Once we get home we have certain rules about what we do on the Sabbath. These are our family rules. Every family has slightly different rules. Sunday is family day at our house so my children aren't allowed to play with friends. We don't watch TV on Sunday. They are also not allowed on the internet. In theory, they aren't supposed to use their cell phones to chat with friends either. (This isn't followed well by my 18-year old daughter and her boyfriend.) We really only have one family meal on Sunday, usually around 5:00pm or 6:00pm. People are responsible for taking care of their other food needs. Sometimes we visit grandparents on Sunday. We play board games. Some of us take naps. We watch DVDs (they have to check with me first to see if I am okay with that DVD on Sunday). They might go outside and play catch together or go for a bike ride. Maybe they do a puzzle. Maybe we have a family home evening lesson. Maybe they play the piano or another instrument. Maybe we read scriptures together. The idea is to make Sunday a day that is different from the others. A day that focuses on spiritual things and on family. And sometimes that means sacrifice.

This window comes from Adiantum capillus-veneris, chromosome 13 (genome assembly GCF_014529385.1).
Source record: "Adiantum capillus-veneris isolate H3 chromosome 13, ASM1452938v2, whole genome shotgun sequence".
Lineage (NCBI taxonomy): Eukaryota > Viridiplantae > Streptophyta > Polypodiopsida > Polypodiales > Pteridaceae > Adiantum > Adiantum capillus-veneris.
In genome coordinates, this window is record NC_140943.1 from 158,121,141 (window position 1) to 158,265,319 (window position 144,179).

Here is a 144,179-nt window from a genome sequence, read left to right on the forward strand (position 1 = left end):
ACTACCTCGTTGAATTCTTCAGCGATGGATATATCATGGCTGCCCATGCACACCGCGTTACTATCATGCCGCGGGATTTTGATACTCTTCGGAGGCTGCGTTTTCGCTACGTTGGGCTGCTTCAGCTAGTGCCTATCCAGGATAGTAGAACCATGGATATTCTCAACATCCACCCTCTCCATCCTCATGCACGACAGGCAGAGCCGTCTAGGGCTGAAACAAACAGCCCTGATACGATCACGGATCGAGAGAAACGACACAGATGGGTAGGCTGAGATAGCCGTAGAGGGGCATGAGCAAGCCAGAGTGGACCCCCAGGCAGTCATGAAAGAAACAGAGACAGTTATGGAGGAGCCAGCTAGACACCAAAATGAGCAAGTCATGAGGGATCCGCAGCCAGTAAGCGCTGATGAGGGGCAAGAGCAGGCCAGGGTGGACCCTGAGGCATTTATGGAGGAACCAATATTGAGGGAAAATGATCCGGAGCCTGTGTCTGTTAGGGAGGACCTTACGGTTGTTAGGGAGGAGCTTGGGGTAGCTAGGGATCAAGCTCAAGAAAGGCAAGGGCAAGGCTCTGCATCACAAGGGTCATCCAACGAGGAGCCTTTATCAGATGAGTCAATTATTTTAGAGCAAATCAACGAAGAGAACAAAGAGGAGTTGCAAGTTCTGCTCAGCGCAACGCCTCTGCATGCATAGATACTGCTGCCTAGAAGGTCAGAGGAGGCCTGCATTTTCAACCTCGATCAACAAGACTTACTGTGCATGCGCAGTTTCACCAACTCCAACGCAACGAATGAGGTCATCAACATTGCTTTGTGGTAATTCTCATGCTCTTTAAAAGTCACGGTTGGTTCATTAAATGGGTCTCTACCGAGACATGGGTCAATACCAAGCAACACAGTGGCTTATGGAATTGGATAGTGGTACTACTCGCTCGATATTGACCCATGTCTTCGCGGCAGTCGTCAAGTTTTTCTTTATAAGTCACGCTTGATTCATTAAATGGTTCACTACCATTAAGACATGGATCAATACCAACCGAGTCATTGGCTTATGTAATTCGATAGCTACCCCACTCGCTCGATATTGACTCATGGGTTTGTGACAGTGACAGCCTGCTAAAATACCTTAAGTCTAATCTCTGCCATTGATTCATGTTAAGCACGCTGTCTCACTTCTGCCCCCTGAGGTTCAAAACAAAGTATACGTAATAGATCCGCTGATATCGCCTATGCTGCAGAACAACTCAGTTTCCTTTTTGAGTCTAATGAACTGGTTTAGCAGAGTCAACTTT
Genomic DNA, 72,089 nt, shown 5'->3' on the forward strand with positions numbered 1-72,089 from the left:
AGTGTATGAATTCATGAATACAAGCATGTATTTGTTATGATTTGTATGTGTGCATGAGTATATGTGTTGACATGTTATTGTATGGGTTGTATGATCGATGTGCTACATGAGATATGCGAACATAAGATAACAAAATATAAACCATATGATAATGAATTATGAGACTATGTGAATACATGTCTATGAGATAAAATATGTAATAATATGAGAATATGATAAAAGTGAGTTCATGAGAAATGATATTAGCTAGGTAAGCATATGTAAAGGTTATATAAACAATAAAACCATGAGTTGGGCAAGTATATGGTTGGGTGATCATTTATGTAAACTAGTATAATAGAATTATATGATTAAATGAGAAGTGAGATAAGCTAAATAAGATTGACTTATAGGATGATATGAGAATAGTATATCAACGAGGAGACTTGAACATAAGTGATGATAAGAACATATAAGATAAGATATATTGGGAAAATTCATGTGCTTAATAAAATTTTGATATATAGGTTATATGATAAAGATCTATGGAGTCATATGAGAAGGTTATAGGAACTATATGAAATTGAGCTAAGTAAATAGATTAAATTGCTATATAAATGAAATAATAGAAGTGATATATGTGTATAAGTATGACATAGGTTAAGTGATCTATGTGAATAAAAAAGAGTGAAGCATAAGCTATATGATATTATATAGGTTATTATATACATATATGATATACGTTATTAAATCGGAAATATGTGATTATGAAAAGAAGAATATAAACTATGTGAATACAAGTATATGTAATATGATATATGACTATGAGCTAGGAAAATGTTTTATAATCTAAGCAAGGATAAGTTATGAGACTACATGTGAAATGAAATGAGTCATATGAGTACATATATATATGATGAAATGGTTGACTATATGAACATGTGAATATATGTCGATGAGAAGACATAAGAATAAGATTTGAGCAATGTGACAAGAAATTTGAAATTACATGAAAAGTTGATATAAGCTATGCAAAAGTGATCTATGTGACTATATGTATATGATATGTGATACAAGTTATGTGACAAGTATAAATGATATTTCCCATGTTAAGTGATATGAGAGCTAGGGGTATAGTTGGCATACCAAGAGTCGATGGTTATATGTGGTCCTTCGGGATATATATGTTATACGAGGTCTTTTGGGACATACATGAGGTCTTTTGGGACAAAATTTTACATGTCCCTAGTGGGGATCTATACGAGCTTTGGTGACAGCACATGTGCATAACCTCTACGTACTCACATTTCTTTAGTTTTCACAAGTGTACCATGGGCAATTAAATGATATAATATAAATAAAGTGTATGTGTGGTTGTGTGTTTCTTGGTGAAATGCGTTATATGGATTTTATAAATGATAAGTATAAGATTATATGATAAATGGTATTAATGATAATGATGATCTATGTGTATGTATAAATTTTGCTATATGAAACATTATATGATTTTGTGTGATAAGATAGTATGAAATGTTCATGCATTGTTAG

We have only given up TV on Sundays for the last year or two. It was tough. We are NASCAR and NFL football fans. We miss a lot of these events by not watching TV on Sundays. That's been hard on me probably more than anyone else. But I feel like it's been worth it. It's changed the spirit of our home. It helps to carry the peace we gained at church through the rest of our day. And I believe it's important to teach my children to sacrifice some of what they want on Sundays as a sign of devotion to God. It's a way of saying thank you. It's a way of saying that we are willing to do what is necessary to become the people God would have us be. (We do have a few exceptions. We watch the Super Bowl and the Indy 500.)
We end the day with family prayer.
I know I probably lost many of you through this exercise. Sorry about that. I'll be back to regular programming next time. I probably included too much detail, too. Sorry again.
Oh, and Libby made a comment on the first part of this that reminded me of a way our church is very different from most. We do not choose which congregation to attend. Our wards are assigned based on where we live. Each area of the world is divided into wards or branches. Whichever boundaries you're in, that's where you go. I believe this helps us focus more on the gospel itself rather than just the people we like. Plus, when we move or travel we don't have to hunt to figure out where we belong. We check the church website to find our ward and that's where we go. The lessons taught are the same around the world. It's like having access to instant family wherever we go.
And our ward is truly like that. We are a tight knit group. A family. We serve each other. Watch out for each other. Love each other. There are easily a hundred people in a two or three block radius that I could call on for help. And I know they would have my back.